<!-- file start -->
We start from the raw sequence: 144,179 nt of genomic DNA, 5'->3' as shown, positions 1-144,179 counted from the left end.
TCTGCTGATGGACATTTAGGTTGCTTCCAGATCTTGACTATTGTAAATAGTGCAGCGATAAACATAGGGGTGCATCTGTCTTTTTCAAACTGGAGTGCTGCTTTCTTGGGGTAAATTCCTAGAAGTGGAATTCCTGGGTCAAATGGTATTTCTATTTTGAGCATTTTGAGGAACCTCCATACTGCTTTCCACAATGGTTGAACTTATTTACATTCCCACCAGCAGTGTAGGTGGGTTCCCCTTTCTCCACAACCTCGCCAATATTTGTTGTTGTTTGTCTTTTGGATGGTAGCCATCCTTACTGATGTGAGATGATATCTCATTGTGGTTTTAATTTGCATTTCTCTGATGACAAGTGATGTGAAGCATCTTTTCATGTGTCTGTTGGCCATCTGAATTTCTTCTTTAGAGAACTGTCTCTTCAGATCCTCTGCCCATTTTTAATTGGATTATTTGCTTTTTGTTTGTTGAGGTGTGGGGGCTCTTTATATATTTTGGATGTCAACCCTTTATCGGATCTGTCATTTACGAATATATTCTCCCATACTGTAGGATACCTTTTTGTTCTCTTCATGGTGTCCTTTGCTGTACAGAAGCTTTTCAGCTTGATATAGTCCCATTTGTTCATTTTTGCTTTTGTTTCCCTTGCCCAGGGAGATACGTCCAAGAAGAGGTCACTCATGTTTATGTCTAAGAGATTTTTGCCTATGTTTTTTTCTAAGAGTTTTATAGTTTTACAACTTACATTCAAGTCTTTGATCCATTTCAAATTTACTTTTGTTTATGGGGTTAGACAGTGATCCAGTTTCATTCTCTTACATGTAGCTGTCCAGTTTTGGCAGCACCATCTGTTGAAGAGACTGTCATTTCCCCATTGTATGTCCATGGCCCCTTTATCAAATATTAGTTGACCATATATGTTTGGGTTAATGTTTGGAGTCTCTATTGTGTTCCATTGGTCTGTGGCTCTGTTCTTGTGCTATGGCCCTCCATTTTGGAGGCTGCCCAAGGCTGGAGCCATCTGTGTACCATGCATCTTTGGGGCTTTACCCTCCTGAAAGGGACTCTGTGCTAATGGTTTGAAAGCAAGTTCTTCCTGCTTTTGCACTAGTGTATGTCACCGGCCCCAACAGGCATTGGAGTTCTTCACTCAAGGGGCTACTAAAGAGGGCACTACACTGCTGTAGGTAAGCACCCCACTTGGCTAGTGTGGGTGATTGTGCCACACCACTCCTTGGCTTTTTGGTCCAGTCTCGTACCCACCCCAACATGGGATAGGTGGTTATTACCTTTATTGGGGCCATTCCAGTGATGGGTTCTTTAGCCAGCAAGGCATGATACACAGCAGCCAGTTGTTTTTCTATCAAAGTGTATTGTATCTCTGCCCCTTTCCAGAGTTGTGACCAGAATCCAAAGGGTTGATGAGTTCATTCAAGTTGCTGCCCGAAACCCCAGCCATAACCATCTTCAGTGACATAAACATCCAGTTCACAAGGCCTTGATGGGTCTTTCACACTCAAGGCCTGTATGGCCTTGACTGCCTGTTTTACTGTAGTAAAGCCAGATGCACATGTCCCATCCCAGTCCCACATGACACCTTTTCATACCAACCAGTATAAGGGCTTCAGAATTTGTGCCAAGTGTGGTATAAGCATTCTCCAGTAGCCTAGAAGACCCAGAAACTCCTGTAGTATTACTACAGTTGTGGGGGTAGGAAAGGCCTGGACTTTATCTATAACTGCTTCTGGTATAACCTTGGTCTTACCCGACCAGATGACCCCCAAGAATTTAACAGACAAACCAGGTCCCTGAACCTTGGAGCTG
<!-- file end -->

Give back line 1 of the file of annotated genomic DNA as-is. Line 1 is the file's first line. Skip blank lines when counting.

We start from the raw sequence: 144,179 nt of genomic DNA, 5'->3' as shown, positions 1-144,179 counted from the left end.